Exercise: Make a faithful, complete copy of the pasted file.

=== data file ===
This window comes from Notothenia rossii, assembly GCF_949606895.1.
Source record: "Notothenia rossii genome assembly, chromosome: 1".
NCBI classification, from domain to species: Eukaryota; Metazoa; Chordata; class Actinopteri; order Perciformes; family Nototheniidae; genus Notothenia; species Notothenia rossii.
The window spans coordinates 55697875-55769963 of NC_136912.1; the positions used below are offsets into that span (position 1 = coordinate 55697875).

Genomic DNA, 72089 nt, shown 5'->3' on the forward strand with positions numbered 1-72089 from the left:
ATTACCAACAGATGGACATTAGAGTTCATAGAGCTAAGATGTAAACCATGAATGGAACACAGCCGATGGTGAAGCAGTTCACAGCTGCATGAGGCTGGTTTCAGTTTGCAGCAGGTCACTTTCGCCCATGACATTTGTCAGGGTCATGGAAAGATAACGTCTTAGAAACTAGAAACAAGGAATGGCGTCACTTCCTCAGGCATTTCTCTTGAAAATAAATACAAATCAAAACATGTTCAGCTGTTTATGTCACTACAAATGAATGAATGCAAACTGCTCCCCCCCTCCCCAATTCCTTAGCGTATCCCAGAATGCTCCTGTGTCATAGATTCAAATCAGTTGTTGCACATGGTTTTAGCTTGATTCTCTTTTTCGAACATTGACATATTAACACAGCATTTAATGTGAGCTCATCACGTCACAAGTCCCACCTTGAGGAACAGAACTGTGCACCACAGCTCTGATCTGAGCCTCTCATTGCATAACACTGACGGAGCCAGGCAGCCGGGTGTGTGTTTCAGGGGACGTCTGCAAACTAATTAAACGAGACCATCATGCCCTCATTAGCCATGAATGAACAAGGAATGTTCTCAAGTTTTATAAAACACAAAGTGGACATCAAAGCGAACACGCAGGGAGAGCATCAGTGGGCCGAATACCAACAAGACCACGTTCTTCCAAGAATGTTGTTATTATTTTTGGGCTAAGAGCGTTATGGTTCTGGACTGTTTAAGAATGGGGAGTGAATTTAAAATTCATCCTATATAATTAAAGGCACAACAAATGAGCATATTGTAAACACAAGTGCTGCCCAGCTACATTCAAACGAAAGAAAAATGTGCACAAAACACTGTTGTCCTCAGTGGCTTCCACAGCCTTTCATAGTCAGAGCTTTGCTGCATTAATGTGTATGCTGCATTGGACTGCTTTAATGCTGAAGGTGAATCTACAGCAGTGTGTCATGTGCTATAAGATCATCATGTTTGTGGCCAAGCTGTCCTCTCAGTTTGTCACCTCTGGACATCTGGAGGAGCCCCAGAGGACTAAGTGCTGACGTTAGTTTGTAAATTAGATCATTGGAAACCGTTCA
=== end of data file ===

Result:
This window comes from Notothenia rossii, assembly GCF_949606895.1.
Source record: "Notothenia rossii genome assembly, chromosome: 1".
NCBI classification, from domain to species: Eukaryota; Metazoa; Chordata; class Actinopteri; order Perciformes; family Nototheniidae; genus Notothenia; species Notothenia rossii.
The window spans coordinates 55697875-55769963 of NC_136912.1; the positions used below are offsets into that span (position 1 = coordinate 55697875).

Genomic DNA, 72089 nt, shown 5'->3' on the forward strand with positions numbered 1-72089 from the left:
ATTACCAACAGATGGACATTAGAGTTCATAGAGCTAAGATGTAAACCATGAATGGAACACAGCCGATGGTGAAGCAGTTCACAGCTGCATGAGGCTGGTTTCAGTTTGCAGCAGGTCACTTTCGCCCATGACATTTGTCAGGGTCATGGAAAGATAACGTCTTAGAAACTAGAAACAAGGAATGGCGTCACTTCCTCAGGCATTTCTCTTGAAAATAAATACAAATCAAAACATGTTCAGCTGTTTATGTCACTACAAATGAATGAATGCAAACTGCTCCCCCCCTCCCCAATTCCTTAGCGTATCCCAGAATGCTCCTGTGTCATAGATTCAAATCAGTTGTTGCACATGGTTTTAGCTTGATTCTCTTTTTCGAACATTGACATATTAACACAGCATTTAATGTGAGCTCATCACGTCACAAGTCCCACCTTGAGGAACAGAACTGTGCACCACAGCTCTGATCTGAGCCTCTCATTGCATAACACTGACGGAGCCAGGCAGCCGGGTGTGTGTTTCAGGGGACGTCTGCAAACTAATTAAACGAGACCATCATGCCCTCATTAGCCATGAATGAACAAGGAATGTTCTCAAGTTTTATAAAACACAAAGTGGACATCAAAGCGAACACGCAGGGAGAGCATCAGTGGGCCGAATACCAACAAGACCACGTTCTTCCAAGAATGTTGTTATTATTTTTGGGCTAAGAGCGTTATGGTTCTGGACTGTTTAAGAATGGGGAGTGAATTTAAAATTCATCCTATATAATTAAAGGCACAACAAATGAGCATATTGTAAACACAAGTGCTGCCCAGCTACATTCAAACGAAAGAAAAATGTGCACAAAACACTGTTGTCCTCAGTGGCTTCCACAGCCTTTCATAGTCAGAGCTTTGCTGCATTAATGTGTATGCTGCATTGGACTGCTTTAATGCTGAAGGTGAATCTACAGCAGTGTGTCATGTGCTATAAGATCATCATGTTTGTGGCCAAGCTGTCCTCTCAGTTTGTCACCTCTGGACATCTGGAGGAGCCCCAGAGGACTAAGTGCTGACGTTAGTTTGTAAATTAGATCATTGGAAACCGTTCA